When heading out for any activity where you might be trapped outside by circumstances or accident, you must have appropriate clothing with you to ward off precipitation or dropping temperatures.
Even if you were going out for an easy half day hike, it is highly recommended that you keep a small survival kit with you that will allow you to create shelter and make a fire.
Heatstroke is another type of exposure, and occurs when the body’s capacity to cool itself is unable to deal with the heat load. Heatstroke usually occurs when conditions feature high humidity, and extreme heat combined with sustained physical activity.
Victims first become nauseous, and experience headaches, then rapidly progress to cramps, vomiting, and eventually disorientation and coma. Organ failure follows soon after.
Avoiding heatstroke is mostly a matter of avoiding physical activity in hot weather or during the hottest part of the day and making a point of rehydrating constantly.
Recognizing early symptoms of heat exhaustion is imperative for preventing disaster before it’s too late. Cool compresses, shade and preventing shock is vital for treatment efforts. If you succumb to heatstroke in any place where there is no help, death is likely.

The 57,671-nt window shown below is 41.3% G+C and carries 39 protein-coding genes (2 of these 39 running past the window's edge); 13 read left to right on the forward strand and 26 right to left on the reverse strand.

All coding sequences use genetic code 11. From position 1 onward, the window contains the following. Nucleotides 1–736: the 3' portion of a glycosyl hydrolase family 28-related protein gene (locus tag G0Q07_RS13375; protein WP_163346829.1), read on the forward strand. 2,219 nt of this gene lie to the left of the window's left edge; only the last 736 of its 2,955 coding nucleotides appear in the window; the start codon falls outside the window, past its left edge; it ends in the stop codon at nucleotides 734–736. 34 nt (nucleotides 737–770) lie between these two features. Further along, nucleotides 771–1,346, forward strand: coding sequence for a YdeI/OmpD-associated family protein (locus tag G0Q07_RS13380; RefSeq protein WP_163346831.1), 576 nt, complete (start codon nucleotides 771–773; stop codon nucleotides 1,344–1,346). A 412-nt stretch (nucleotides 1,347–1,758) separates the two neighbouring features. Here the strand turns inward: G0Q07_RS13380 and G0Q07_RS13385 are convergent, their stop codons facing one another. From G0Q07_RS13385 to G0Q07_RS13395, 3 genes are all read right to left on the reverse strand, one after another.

Blackouts can be an emergency unto themselves or an effect caused by a greater disaster. In any case, when electricity is unavailable, the effects on society at large are terrible.
Without electricity, communication networks go down leaving you isolated and unable to call for help, refrigeration stops, spoiling food, and of course all the lights go out. All together this makes it very difficult to survive without power.
You must be fully prepared for blackouts pretty much at all times: food, water, shelter supplies, plenty of flashlights, and so on.
Establishing a family plan for how you will handle things and proceed if separated is important. Weapons are also an important part of a blackout kit since criminal activity frequently surges during blackouts.
Electric shocks can come from many sources in everyday life. Downed power lines, faulty appliances, energized water- any surface, item or material that is currently electrified can deliver an injurious, even fatal, shock.